Intel's delayed release of a new processor is going to have a noticeable effect on the laptop market this year.  As there is little chance of seeing anything new until towards the end of this year, laptop designers will not be able to offer new models for the holidays and will instead have to rework existing products.  DigiTimes suggests we will see trimmed down models with lower price tags to try to entice consumers into purchasing something, as they expect lower demand than we saw last year.  Hopefully some gaming machines may become more affordable, or we will start to see models incorporating AMD's new chips become more common.

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"Global notebook vendors including HP, Dell, Lenovo, Acer and Asustek Computer will be unable to launch new models fitted with Intel's new-generation CPUs in the second half of 2018 as scheduled, as the release of Intel's new offerings will not come soon enough for this year's high season, according to industry sources."

Here is some more Tech News from around the web:

Tech Talk

Source: DigiTimes
Author:
Manufacturer: ASUS

A long time coming

To say that the ASUS ROG Swift PG27UQ has been a long time coming is a bit of an understatement. In the computer hardware world where we are generally lucky to know about a product for 6-months, the PG27UQ is a product that has been around in some form or another for at least 18 months.

Originally demonstrated at CES 2017, the ASUS ROG Swift PG27UQ debuted alongside the Acer Predator X27 as the world's first G-SYNC displays supporting HDR. With promised brightness levels of 1000 nits, G-SYNC HDR was a surprising and aggressive announcement considering that HDR was just starting to pick up steam on TVs, and was unheard of for PC monitors. On top of the HDR support, these monitors were the first announced displays sporting a 144Hz refresh rate at 4K, due to their DisplayPort 1.4 connections.

However, delays lead to the PG27UQ being displayed yet again at CES this year, with a promised release date of Q1 2018. Even more slippages in release lead us to today, where the ASUS PG27UQ is available for pre-order for a staggering $2,000 and set to ship at some point this month.

In some ways, the launch of the PG27UQ very much mirrors the launch of the original G-SYNC display, the ROG Swift PG278Q. Both displays represented the launch of an oft waited technology, in a 27" form factor, and were seen as extremely expensive at their time of release.

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Finally, we have our hands on a production model of the ASUS PG27UQ, the first monitor to support G-SYNC HDR, as well as 144Hz refresh rate at 4K. Can a PC monitor really be worth a $2,000 price tag?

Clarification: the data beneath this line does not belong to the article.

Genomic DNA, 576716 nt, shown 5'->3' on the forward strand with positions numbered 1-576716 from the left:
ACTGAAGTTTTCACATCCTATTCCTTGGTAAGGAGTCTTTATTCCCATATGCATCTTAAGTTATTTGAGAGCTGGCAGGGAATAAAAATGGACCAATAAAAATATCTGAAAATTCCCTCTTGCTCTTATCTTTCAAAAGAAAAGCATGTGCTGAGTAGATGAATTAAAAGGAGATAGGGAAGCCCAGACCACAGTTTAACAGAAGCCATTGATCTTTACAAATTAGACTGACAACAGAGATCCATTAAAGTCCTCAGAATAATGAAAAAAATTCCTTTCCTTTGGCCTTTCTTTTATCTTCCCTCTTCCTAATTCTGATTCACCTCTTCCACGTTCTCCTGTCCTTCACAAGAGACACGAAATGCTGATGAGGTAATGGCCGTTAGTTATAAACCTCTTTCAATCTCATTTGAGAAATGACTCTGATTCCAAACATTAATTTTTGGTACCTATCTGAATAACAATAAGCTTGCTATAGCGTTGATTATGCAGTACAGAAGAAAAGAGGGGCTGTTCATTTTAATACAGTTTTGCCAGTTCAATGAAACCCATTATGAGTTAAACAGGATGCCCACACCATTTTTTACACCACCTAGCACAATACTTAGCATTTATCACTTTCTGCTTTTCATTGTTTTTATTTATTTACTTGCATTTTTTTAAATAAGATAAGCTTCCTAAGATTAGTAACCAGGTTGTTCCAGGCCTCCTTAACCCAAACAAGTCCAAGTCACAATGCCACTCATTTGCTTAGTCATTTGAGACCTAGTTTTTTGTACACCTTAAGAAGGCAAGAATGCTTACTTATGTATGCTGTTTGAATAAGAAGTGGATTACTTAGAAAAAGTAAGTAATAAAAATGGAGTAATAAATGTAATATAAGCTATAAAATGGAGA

Continue reading our review of the ASUS ROG PG27UQ G-SYNC HDR Monitor!

Alienware strikes back?

Subject: General Tech | June 20, 2018 - 12:47 PM |
Tagged: dell, Lenovo, acer, asus, msi, gaming laptop, hp

The gaming laptop market is going through some big changes, with the two market leaders seeing their dominance challenged by companies more frequently associated with business models.  While ASUS and MSI still account for half of the entire market, both with over a million units sold in the first half of 2018, Dell has already hit 500K and DigiTimes predicts Lenovo to hit 800-900K units by the end of the year

It will be interesting to see how the market changes now that you can once again buy a GPU for less than the price of one of these gaming laptops; not to mention what this competition will do to pricing and design.

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"But their market leaderships are being undermined by Dell, Lenovo, HP and even Acer, all of which are strengthening their shipment momentum via pricing competition in the first half of 2018, with both ASP and gross margins for gaming notebooks driven down as a result."

Here is some more Tech News from around the web:

Tech Talk

 

Source: DigiTimes

Deathwish RAID racing; hit single channel DDR4 transfer rates with WD Black NVMe drives

Subject: Storage | June 19, 2018 - 04:13 PM |
Tagged: wd black nvme, RAID-0, raid, kingston, Hyper M.2 X16 Card, deathwish, ddr4-2400, asus

This will cost you a bit to set up but will provide you with almost unbelievable transfer rates.  Simply combine eight 1 TB WD Black NVMe SSDs at roughly $400 a pop with a pair of ASUS' Hyper M.2 expansion cards at $60 each and build up a deathwish RAID of doom!  TechARP just posted a look at how Andrew Vo managed to pull this off. 

As pointed out by several readers who ... well, actually watched the video instead of just reading the article ... this was done on Threadripper, which makes far more sense than a PCIe lane starved Intel system.   Ignore me and make your Threadripper roar.